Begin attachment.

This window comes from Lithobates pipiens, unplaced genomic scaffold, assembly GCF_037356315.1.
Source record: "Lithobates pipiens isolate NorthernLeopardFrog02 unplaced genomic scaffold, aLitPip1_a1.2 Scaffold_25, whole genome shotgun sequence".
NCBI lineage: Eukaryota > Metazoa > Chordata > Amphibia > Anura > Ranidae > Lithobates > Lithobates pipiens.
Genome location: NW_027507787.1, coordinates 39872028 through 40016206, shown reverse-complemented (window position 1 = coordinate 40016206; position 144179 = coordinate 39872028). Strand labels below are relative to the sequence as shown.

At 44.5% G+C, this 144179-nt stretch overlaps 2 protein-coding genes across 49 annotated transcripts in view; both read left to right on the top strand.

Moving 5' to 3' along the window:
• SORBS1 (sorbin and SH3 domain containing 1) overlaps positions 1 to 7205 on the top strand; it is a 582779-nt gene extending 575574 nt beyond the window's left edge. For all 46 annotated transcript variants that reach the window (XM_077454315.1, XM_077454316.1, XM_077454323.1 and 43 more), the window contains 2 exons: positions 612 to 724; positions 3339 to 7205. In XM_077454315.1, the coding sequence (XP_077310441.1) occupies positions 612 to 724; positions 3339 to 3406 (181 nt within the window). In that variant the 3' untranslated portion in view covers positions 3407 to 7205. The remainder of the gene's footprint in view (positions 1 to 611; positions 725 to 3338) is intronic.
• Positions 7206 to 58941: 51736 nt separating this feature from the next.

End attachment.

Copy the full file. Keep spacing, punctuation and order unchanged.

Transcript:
This window comes from Lithobates pipiens, unplaced genomic scaffold, assembly GCF_037356315.1.
Source record: "Lithobates pipiens isolate NorthernLeopardFrog02 unplaced genomic scaffold, aLitPip1_a1.2 Scaffold_25, whole genome shotgun sequence".
NCBI lineage: Eukaryota > Metazoa > Chordata > Amphibia > Anura > Ranidae > Lithobates > Lithobates pipiens.
Genome location: NW_027507787.1, coordinates 39872028 through 40016206, shown reverse-complemented (window position 1 = coordinate 40016206; position 144179 = coordinate 39872028). Strand labels below are relative to the sequence as shown.

At 44.5% G+C, this 144179-nt stretch overlaps 2 protein-coding genes across 49 annotated transcripts in view; both read left to right on the top strand.

Moving 5' to 3' along the window:
• SORBS1 (sorbin and SH3 domain containing 1) overlaps positions 1 to 7205 on the top strand; it is a 582779-nt gene extending 575574 nt beyond the window's left edge. For all 46 annotated transcript variants that reach the window (XM_077454315.1, XM_077454316.1, XM_077454323.1 and 43 more), the window contains 2 exons: positions 612 to 724; positions 3339 to 7205. In XM_077454315.1, the coding sequence (XP_077310441.1) occupies positions 612 to 724; positions 3339 to 3406 (181 nt within the window). In that variant the 3' untranslated portion in view covers positions 3407 to 7205. The remainder of the gene's footprint in view (positions 1 to 611; positions 725 to 3338) is intronic.
• Positions 7206 to 58941: 51736 nt separating this feature from the next.